Arsenic Lobster poetry journal Issue Thirty-six
Winter 2014
D.M. Aderibigbe

News of her death stains
everybody’s lips.
I brush through the pages of pains
she leaves behind.

My sister is a mother
at 2— she feeds her doll
with the feet of well-wishers
who have come to share our grief.

My brother pedals on a ghost’s
hand, skidding up and down
the street. The sun
shines from his head.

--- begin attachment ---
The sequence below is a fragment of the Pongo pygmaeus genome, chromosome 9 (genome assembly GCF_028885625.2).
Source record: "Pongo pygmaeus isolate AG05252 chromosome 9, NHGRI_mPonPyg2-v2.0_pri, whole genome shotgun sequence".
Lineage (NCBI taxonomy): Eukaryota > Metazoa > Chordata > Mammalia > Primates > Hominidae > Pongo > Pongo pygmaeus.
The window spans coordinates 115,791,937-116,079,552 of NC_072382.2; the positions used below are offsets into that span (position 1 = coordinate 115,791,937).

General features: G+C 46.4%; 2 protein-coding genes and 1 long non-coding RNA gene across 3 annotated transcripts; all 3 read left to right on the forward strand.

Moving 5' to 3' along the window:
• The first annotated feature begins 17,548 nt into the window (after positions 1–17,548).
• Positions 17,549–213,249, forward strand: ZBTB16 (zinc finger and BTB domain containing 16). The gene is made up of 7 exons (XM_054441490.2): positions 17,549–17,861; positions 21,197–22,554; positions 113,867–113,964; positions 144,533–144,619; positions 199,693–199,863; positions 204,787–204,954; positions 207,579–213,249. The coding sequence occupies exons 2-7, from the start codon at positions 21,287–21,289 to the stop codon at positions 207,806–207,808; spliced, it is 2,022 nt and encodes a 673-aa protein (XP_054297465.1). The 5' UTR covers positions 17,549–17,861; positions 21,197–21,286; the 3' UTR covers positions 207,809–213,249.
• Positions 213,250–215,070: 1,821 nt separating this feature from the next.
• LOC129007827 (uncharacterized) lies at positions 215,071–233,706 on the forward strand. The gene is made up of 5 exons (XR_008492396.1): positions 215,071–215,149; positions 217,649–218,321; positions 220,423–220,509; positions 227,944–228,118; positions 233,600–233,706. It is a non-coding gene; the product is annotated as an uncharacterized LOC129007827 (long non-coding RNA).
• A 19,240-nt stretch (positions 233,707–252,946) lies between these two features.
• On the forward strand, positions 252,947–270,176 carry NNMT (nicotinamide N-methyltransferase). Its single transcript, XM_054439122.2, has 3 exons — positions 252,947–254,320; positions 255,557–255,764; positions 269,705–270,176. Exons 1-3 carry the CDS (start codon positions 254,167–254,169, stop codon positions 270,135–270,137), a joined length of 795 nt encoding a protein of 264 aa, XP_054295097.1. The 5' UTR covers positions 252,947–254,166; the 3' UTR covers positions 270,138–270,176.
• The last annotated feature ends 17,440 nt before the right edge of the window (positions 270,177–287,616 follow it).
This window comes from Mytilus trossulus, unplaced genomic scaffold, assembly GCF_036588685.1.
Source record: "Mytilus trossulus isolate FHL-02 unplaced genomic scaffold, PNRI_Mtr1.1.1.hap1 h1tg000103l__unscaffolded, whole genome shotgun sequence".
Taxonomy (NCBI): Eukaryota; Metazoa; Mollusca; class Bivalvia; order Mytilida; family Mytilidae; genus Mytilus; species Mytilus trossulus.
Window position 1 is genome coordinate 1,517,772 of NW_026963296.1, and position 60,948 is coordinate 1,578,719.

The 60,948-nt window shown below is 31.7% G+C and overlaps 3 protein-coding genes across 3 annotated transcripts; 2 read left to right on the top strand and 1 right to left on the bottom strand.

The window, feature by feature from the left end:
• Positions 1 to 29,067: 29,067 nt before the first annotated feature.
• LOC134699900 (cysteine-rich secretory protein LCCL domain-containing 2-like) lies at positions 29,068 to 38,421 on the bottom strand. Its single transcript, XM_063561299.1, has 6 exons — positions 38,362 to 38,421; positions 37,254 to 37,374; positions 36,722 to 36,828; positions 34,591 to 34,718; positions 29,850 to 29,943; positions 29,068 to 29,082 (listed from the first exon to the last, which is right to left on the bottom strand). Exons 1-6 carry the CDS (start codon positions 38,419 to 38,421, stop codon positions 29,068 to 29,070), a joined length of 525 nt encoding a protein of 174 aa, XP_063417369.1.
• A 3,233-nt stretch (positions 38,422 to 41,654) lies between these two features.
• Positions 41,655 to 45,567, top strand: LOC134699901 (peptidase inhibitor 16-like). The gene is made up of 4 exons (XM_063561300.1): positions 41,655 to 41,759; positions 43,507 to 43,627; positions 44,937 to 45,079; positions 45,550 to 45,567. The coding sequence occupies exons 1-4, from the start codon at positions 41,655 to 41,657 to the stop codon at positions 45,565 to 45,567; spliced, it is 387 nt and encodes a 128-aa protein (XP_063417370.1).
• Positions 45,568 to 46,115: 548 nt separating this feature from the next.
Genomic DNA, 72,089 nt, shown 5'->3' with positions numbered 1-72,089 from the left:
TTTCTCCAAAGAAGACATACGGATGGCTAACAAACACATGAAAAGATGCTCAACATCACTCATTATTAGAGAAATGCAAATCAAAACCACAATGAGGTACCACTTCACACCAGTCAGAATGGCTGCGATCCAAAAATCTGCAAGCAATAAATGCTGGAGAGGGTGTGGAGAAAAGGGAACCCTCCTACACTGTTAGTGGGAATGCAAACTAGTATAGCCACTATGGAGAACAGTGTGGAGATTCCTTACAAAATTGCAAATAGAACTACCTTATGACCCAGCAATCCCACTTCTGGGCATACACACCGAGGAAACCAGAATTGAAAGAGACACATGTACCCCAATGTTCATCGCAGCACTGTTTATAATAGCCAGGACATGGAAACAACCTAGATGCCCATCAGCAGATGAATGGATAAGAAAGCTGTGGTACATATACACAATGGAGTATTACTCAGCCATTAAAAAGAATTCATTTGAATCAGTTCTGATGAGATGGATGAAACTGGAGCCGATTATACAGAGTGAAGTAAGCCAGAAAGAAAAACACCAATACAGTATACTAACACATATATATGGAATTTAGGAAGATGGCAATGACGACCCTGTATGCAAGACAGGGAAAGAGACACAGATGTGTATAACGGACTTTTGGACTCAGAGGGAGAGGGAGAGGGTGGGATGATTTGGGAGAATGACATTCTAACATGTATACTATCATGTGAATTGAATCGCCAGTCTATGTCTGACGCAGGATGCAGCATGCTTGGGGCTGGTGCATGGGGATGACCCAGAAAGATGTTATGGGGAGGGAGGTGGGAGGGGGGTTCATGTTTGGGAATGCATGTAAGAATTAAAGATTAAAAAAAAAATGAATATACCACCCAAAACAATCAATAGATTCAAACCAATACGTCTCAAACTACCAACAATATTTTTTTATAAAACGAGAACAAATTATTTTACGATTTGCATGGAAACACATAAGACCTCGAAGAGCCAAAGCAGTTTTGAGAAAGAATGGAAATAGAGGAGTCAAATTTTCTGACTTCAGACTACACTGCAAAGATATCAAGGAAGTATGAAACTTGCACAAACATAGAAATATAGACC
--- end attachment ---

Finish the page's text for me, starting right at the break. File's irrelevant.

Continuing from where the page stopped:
My step-father fixes a stick
of cigarette into his mouth— smokes
file out of his nostrils
like exhaust. His eyes, red

like ember pierce
through me. The dulcet voice
of the radio rings 2 pm—
the time for lunch that used

to smell of her scrumptious fingers.
I look towards the dining—
empty like an inactive stadium.
I peek into my mother’s

bedroom; she’s not there to roll
around the bed— thanking God
for the lunch. Only her pillow
lay at the center of the bed.

About D.M. Aderibigbe

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